The next time you have an alcohol binge and think you can easily drive home, remember that this may not be the case. For, new research suggests that your reasoning and problem-solving abilities remained impaired for longer durations by alcohol than you actually believe them to be.

The study, published in the latest issue of the medical journal Experimental and Clinical Psychopharmacology, reviews on the age old problem of how a person's cognitive abilities are affected when blood alcohol concentration (BAC) rises and falls.

The BAC, which is a measure used to determine the levels of intoxication, was measured in a group of volunteers who consumed liquor within a laboratory during an eight-hour period. During this period, their BAC rose to 0.10 percent before they were asked to wait and bring them down to normalcy.

The team of observers sat alongside the volunteers and as their BAC levels rose and then fell, asked them to describe their feelings of drunkenness. Experiments included testing their ability to navigate a hidden maze on a computer.

While the sober adults made very few mistakes during the test, the errors grew dramatically as the experiment progressed and the BAC levels began rising. What was intersting was that the errors did not decline dramatically when the participants felt less drunk.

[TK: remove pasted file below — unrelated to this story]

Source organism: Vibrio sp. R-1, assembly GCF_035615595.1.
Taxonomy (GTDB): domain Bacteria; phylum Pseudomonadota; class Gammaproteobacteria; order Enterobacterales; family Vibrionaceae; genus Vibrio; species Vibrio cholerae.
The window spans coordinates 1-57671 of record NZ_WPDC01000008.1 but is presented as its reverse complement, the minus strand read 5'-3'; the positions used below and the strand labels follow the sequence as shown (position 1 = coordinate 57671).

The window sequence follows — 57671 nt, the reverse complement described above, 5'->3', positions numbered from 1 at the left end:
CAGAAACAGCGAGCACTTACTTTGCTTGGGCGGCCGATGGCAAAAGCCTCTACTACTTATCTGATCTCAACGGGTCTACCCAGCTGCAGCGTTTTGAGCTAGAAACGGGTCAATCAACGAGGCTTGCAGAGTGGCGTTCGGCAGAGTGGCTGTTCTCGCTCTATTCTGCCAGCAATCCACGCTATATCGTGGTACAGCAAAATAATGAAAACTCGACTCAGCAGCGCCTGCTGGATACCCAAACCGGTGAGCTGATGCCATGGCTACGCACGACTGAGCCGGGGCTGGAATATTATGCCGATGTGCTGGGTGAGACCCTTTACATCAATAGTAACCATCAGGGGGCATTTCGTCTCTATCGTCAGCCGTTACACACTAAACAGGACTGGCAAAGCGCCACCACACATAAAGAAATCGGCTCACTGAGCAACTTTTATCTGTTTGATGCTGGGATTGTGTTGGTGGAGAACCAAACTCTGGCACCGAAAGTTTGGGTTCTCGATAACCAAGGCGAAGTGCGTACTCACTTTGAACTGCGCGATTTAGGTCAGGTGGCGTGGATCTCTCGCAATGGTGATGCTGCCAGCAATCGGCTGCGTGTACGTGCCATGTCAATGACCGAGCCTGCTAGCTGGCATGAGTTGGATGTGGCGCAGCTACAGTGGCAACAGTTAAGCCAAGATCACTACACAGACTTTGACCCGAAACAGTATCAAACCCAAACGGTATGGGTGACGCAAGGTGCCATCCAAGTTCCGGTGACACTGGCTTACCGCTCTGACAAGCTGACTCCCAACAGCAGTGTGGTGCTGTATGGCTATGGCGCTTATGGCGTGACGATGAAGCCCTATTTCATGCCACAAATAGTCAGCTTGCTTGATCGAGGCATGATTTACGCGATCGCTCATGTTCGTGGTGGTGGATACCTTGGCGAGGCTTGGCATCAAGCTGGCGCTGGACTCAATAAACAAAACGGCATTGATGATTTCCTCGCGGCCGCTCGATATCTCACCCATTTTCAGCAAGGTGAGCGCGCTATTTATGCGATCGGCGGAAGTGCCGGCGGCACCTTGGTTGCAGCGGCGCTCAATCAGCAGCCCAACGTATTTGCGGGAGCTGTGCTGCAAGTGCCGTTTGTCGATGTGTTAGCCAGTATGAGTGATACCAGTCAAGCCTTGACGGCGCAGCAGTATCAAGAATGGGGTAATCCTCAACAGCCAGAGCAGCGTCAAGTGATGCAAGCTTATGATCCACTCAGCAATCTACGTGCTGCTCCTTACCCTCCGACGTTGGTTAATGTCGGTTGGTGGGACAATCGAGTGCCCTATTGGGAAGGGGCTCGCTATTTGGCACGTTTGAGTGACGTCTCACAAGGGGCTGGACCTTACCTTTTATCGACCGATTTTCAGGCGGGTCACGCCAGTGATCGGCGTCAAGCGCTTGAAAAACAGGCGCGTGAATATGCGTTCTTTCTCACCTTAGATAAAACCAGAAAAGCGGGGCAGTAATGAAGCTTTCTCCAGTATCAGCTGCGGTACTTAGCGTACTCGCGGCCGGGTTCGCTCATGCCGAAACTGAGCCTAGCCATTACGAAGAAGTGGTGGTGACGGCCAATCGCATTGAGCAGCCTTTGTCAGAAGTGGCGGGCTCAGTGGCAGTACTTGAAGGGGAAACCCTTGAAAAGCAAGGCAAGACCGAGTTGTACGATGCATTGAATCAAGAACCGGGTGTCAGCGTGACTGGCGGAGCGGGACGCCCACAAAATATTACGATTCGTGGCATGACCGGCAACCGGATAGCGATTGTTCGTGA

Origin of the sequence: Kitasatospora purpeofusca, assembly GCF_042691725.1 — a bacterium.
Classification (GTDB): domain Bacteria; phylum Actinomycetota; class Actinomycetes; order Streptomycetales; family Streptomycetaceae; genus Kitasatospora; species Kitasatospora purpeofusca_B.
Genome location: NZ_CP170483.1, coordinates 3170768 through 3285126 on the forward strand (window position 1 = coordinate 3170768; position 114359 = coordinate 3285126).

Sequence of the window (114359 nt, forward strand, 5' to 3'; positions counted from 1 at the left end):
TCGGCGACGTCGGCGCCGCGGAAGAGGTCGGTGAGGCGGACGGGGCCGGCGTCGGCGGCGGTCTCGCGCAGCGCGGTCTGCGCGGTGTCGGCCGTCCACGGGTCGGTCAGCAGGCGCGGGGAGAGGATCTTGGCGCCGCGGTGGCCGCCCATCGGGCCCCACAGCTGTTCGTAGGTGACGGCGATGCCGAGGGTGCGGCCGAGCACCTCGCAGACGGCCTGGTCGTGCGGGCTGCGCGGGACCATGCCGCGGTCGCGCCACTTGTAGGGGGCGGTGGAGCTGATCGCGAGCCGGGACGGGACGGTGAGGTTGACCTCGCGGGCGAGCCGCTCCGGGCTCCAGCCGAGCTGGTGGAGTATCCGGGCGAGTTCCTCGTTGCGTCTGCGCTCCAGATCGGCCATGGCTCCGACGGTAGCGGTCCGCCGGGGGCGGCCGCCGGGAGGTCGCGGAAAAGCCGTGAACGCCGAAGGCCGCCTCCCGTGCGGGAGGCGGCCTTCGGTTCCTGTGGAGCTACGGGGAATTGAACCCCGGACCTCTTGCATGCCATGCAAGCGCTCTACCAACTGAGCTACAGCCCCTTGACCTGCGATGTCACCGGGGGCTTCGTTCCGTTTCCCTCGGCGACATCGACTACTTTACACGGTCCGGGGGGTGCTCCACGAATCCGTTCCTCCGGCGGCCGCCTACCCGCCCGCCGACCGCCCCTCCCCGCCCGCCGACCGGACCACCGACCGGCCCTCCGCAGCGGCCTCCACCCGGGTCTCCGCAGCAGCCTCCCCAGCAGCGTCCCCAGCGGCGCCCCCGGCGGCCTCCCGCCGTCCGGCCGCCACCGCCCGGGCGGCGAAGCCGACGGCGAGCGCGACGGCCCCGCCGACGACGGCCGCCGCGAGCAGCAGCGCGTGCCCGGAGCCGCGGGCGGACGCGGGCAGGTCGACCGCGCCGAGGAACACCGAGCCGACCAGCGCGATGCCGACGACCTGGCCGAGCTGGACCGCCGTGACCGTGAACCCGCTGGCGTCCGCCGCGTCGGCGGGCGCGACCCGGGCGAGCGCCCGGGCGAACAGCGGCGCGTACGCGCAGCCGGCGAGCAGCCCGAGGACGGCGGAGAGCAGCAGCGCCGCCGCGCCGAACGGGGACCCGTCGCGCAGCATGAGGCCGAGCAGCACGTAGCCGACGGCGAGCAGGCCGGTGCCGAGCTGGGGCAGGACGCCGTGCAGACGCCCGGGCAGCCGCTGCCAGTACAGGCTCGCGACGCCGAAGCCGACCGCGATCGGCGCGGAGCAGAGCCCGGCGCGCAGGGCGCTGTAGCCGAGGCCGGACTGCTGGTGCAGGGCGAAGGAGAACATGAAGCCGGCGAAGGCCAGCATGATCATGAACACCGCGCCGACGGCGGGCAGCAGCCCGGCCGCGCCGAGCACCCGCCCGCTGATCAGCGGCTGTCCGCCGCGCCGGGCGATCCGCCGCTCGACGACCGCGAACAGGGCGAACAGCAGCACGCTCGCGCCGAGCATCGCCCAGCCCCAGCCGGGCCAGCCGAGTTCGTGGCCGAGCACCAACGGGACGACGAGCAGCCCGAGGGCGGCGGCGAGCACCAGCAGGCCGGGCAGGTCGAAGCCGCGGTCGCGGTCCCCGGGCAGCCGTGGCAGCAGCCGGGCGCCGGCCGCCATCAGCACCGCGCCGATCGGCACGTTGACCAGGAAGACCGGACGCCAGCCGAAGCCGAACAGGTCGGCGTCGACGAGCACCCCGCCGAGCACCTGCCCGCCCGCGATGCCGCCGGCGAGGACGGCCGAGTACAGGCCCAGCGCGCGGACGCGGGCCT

The researchers used various types of cognitive functioning as part of the computer test. Many of these functions are critical for driving and making judgments in terms of crossing intersections, changing lanes or parking a vehicle.

It was observed that executive functions do not recover as quickly after drinking as basic functions like motor speed and information processing speed. Lead author Peter J. Snyder, vice president of research for Lifespan, a not-for-profit healthcare system based in Providence, Rhode Island, noted that the subjective feeling that a person is drunk recovers faster.

"This explains why so many individuals feel subjectively that they are able to get into a car and be able to drive and feel safe. But that subjective impression does not mesh with the actual recovery in terms of higher order executive functions," says Snyder in a press statement issued by Lifespan.